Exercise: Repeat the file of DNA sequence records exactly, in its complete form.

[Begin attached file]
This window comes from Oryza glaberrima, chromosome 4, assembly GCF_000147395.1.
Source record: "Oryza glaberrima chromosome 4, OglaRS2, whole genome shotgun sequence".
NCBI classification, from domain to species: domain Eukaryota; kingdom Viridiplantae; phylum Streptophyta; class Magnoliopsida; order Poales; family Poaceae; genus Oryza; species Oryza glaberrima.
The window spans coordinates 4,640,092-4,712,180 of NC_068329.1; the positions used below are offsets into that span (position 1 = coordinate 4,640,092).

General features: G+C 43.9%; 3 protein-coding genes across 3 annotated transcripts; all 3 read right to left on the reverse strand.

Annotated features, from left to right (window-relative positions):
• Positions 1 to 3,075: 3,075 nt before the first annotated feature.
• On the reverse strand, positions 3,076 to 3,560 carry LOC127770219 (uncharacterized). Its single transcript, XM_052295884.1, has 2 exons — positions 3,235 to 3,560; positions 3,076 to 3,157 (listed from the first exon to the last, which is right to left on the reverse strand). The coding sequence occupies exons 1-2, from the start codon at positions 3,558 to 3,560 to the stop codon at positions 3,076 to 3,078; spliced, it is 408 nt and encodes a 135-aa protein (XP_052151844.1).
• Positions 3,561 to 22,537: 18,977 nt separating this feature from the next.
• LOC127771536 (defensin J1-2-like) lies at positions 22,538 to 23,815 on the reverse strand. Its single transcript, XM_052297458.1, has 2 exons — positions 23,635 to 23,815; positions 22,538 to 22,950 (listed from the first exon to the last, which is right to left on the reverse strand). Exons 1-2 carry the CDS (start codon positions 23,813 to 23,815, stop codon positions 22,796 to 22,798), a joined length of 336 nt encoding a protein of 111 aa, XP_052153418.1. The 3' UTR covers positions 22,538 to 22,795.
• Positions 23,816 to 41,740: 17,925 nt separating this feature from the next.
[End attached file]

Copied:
This window comes from Oryza glaberrima, chromosome 4, assembly GCF_000147395.1.
Source record: "Oryza glaberrima chromosome 4, OglaRS2, whole genome shotgun sequence".
NCBI classification, from domain to species: domain Eukaryota; kingdom Viridiplantae; phylum Streptophyta; class Magnoliopsida; order Poales; family Poaceae; genus Oryza; species Oryza glaberrima.
The window spans coordinates 4,640,092-4,712,180 of NC_068329.1; the positions used below are offsets into that span (position 1 = coordinate 4,640,092).

General features: G+C 43.9%; 3 protein-coding genes across 3 annotated transcripts; all 3 read right to left on the reverse strand.

Annotated features, from left to right (window-relative positions):
• Positions 1 to 3,075: 3,075 nt before the first annotated feature.
• On the reverse strand, positions 3,076 to 3,560 carry LOC127770219 (uncharacterized). Its single transcript, XM_052295884.1, has 2 exons — positions 3,235 to 3,560; positions 3,076 to 3,157 (listed from the first exon to the last, which is right to left on the reverse strand). The coding sequence occupies exons 1-2, from the start codon at positions 3,558 to 3,560 to the stop codon at positions 3,076 to 3,078; spliced, it is 408 nt and encodes a 135-aa protein (XP_052151844.1).
• Positions 3,561 to 22,537: 18,977 nt separating this feature from the next.
• LOC127771536 (defensin J1-2-like) lies at positions 22,538 to 23,815 on the reverse strand. Its single transcript, XM_052297458.1, has 2 exons — positions 23,635 to 23,815; positions 22,538 to 22,950 (listed from the first exon to the last, which is right to left on the reverse strand). Exons 1-2 carry the CDS (start codon positions 23,813 to 23,815, stop codon positions 22,796 to 22,798), a joined length of 336 nt encoding a protein of 111 aa, XP_052153418.1. The 3' UTR covers positions 22,538 to 22,795.
• Positions 23,816 to 41,740: 17,925 nt separating this feature from the next.